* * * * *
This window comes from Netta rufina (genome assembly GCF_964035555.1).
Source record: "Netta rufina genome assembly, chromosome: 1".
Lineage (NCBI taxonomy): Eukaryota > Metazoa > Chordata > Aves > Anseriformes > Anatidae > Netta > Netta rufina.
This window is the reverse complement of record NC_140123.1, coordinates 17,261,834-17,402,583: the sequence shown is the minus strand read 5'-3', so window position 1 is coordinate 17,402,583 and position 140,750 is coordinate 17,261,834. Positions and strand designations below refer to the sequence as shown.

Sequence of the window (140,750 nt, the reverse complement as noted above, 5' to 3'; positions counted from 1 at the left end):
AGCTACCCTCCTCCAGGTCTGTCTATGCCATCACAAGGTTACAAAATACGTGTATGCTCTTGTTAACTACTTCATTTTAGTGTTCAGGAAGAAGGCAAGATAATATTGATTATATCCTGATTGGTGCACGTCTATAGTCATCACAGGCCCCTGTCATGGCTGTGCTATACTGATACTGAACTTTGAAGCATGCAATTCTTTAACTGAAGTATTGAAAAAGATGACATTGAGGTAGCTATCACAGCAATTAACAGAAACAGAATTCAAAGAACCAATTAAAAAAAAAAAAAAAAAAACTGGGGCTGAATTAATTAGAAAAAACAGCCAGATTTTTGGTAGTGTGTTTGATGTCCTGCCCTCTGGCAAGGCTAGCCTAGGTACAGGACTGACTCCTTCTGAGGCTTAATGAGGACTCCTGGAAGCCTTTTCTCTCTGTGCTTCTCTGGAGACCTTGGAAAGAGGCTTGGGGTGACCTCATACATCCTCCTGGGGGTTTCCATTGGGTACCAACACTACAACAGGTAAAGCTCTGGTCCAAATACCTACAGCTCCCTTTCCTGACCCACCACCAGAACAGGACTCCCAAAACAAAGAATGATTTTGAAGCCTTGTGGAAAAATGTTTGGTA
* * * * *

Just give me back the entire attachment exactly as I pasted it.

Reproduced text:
This window comes from Netta rufina (genome assembly GCF_964035555.1).
Source record: "Netta rufina genome assembly, chromosome: 1".
Lineage (NCBI taxonomy): Eukaryota > Metazoa > Chordata > Aves > Anseriformes > Anatidae > Netta > Netta rufina.
This window is the reverse complement of record NC_140123.1, coordinates 17,261,834-17,402,583: the sequence shown is the minus strand read 5'-3', so window position 1 is coordinate 17,402,583 and position 140,750 is coordinate 17,261,834. Positions and strand designations below refer to the sequence as shown.

Sequence of the window (140,750 nt, the reverse complement as noted above, 5' to 3'; positions counted from 1 at the left end):
AGCTACCCTCCTCCAGGTCTGTCTATGCCATCACAAGGTTACAAAATACGTGTATGCTCTTGTTAACTACTTCATTTTAGTGTTCAGGAAGAAGGCAAGATAATATTGATTATATCCTGATTGGTGCACGTCTATAGTCATCACAGGCCCCTGTCATGGCTGTGCTATACTGATACTGAACTTTGAAGCATGCAATTCTTTAACTGAAGTATTGAAAAAGATGACATTGAGGTAGCTATCACAGCAATTAACAGAAACAGAATTCAAAGAACCAATTAAAAAAAAAAAAAAAAAAACTGGGGCTGAATTAATTAGAAAAAACAGCCAGATTTTTGGTAGTGTGTTTGATGTCCTGCCCTCTGGCAAGGCTAGCCTAGGTACAGGACTGACTCCTTCTGAGGCTTAATGAGGACTCCTGGAAGCCTTTTCTCTCTGTGCTTCTCTGGAGACCTTGGAAAGAGGCTTGGGGTGACCTCATACATCCTCCTGGGGGTTTCCATTGGGTACCAACACTACAACAGGTAAAGCTCTGGTCCAAATACCTACAGCTCCCTTTCCTGACCCACCACCAGAACAGGACTCCCAAAACAAAGAATGATTTTGAAGCCTTGTGGAAAAATGTTTGGTA